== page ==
Chily Fachler has been promoted to Chief Digitial and Information Officer at Steinhoff UK, the furniture retailer behind Bensons for Beds and Harveys.
His new role combines the responsibilities of a CDO with those of a CIO, the position in which Fachler previously served for 18 months at the company.
The addition of the full digital portfolio to his role makes Fachler accountable for profit and loss for ecommerce and the digital strategy for the entire business. The move adds what was previously part of the marketing function to the CIO’s responsibilities.
“The thinking was that we had to build a digital capability that enabled us to move forward in an omnichannel world and the crossover between the technology and strategy side and the digital side was actually stronger than it was in marketing. And therefore it did make sense.
“I’ve always been a very commercial CIO, so it was the next natural step for me as well. For me, it’s an opportunity to have more of the P&L and commercial responsibility, and for the business, they know my experience and knowledge of multichannels and omnichannels throughout retail over the last 15 years.”
Fachler’s first major task in his new role will be consolating the company’s digital foundations. His second the digital transformation of the business and the migration to a new ecommerce platform that will replace Magento One, which will soon lose support.
“We’re now completing the three-year strategy for the business, which coincides with the new IT strategy to enable omnichannel,” says Fachler, who will report to the newly-appointed Steinhoff UK CEO, Mark Jackson.
“The strategy that we’ve completed now is the basics: bringing all the systems together and removing a lot of the legacy one version of the truth database, BI, standardised operating systems and an ESB [enterprise service bus]. And so the next bit of our strategy is all about omnichannel, is all about customer order management, CRMs and our new web platform.
“It coincides with that and it brings the two main functions responsible for digital transformation together: the technology function and the online digital function. So it makes it seamless for it to all be sitting under me. I won’t be bringing the departments together but IT will be responsible for both IT and technology and process as well as the strategy.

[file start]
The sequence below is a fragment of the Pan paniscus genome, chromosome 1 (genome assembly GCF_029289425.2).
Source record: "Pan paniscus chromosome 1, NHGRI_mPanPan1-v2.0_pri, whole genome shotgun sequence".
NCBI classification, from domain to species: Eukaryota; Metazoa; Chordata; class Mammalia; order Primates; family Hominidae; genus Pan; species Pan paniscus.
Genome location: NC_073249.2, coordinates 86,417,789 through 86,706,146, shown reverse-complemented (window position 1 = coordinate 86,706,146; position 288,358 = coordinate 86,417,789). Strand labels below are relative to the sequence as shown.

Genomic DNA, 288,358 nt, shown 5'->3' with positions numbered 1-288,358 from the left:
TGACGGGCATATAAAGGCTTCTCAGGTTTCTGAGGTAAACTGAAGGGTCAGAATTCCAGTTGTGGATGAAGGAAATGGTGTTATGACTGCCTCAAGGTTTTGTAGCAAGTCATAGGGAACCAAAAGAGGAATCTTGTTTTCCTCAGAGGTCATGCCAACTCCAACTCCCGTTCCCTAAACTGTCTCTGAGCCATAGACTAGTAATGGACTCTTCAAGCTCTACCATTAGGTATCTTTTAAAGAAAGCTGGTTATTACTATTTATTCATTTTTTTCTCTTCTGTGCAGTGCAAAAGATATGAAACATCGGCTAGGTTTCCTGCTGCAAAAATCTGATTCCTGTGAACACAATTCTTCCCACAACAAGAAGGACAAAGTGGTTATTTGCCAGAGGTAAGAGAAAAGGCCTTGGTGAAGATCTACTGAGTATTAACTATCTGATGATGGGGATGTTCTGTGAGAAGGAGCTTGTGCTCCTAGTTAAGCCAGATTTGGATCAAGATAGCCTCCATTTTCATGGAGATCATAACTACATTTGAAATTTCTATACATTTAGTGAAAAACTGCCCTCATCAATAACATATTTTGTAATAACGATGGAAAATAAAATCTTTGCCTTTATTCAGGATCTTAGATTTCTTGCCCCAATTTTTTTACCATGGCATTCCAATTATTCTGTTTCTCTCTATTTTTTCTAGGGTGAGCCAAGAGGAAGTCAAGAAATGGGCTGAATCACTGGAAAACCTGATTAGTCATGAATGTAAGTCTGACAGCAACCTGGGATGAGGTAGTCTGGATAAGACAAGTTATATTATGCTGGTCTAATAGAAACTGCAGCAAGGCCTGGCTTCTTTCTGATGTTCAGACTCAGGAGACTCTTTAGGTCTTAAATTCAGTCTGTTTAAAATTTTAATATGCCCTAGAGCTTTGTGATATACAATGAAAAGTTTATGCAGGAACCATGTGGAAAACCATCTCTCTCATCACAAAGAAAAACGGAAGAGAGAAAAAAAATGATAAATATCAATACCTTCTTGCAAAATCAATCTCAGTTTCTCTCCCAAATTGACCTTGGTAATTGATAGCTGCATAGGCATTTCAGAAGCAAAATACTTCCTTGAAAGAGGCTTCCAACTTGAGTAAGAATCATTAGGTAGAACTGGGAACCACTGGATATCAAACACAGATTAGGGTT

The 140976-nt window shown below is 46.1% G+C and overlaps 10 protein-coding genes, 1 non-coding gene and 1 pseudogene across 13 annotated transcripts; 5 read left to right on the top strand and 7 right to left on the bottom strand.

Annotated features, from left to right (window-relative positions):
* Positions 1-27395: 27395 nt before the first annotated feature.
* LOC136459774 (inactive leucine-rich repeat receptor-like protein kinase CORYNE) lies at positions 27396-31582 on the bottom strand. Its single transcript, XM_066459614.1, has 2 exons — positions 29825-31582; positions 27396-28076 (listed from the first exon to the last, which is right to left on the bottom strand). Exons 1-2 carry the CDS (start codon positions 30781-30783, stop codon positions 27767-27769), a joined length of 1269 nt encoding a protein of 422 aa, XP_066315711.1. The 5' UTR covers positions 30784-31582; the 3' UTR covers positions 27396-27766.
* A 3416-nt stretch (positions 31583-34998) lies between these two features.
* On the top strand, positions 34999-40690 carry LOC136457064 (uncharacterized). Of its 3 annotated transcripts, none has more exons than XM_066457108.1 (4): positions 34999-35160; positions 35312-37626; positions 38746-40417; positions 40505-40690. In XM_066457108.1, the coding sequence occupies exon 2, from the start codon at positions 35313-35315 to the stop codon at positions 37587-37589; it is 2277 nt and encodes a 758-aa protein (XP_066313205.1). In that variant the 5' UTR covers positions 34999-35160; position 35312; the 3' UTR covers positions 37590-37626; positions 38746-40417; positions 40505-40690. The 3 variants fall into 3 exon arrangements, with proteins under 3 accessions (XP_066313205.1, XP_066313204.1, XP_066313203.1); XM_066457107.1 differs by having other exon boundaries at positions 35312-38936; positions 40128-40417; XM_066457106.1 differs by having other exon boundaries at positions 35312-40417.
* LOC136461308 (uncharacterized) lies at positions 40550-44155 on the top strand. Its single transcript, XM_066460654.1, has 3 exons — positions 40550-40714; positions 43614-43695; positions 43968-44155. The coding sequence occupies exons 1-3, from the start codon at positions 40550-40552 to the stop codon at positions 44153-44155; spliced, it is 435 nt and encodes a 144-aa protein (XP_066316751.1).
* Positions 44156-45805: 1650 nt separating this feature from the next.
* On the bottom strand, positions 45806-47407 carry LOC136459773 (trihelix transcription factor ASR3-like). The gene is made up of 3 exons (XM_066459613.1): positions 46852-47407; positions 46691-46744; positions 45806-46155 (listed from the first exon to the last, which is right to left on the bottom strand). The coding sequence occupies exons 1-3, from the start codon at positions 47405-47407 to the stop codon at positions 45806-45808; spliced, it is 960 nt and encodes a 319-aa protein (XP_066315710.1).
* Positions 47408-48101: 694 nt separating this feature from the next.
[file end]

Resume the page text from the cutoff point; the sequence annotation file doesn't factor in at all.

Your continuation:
Fachler believes that the role of CDIO is becoming more common in the retail sector but that it doesn’t suit the talents of every IT business leader.
“There are different types of CIOs,” he says. “There are CIOs that are more strategic and more commercial. There are CIOs that are more technical. Some move more to the CTO element, and some are moving more to the operations side of a COO.
“The CIOs in retail have to be really on top of multichannel and omnichannel and therefore in the retail industry, I think the CDIO is becoming more and more common. I know more and more people who take on that responsibility and the other way around, where Chief Digital Officers or Multi-Channel Directors are taking on enterprise IT, because it just makes sense to converge.”
Improving online shopping
The rise of online shopping has already transformed the business of Steinhoff UK, where 80% of customers start their journey online. The company tracks their behaviour across channels to understand their actions, conversion rates, and footfall into stores.
Fachler wants to step this up to gain granular insights into consumer behaviour and how online drives traffic into stores. He also wants to give customers improved order management across different channels.
“The furniture industry’s very old fashioned,” he says. “There’s very few players who are truly digitally enabled. There’s one or two exceptions, of course, but our competitors are either pure players or they’re old fashioned retailers. There’s very few players who are truly digitally enabled omnichannel retailers.
“Our idea of digital transformation is not just around better technology, both in-store and online. It’s also about that crossover between online and in-store, and changing the hearts and minds in the business to understand and appreciate the value of digital.”
Fachler is also excited about the potential of AR to give customers the chance to see how new furniture would look like in their homes.
“You can pick a bed or a sofa and you can paste it into your living room and zoom right up to it and see what it looks like in the actual space,” he says. That’s something that we’ve already got, but we are looking at stepping that up to the next level.
“That’s part of the digital transformation – understanding how we can use that better. It’s one thing having a technology out there, but it’s another thing allowing that technology to solve a problem.”
The company also recently relaunched its SleepPRO technology, a free-to-use sleep system is designed to help people find the best mattress for their needs by building a personalised sleep profile for each individual customer.
All these experiments will be used to achieve his principal objective: to drive the digital transformation of the business and maximise the return of online investments.
“It’s the online turnover and sales, but it’s also driving performance goals,” he says. “We’ve got a long way to go. Our website is very good and very successful, but we believe there is still a big opportunity for utilising our websites, number one to drive footfalls to the store, but also as a business strategy to take on our competitors.”
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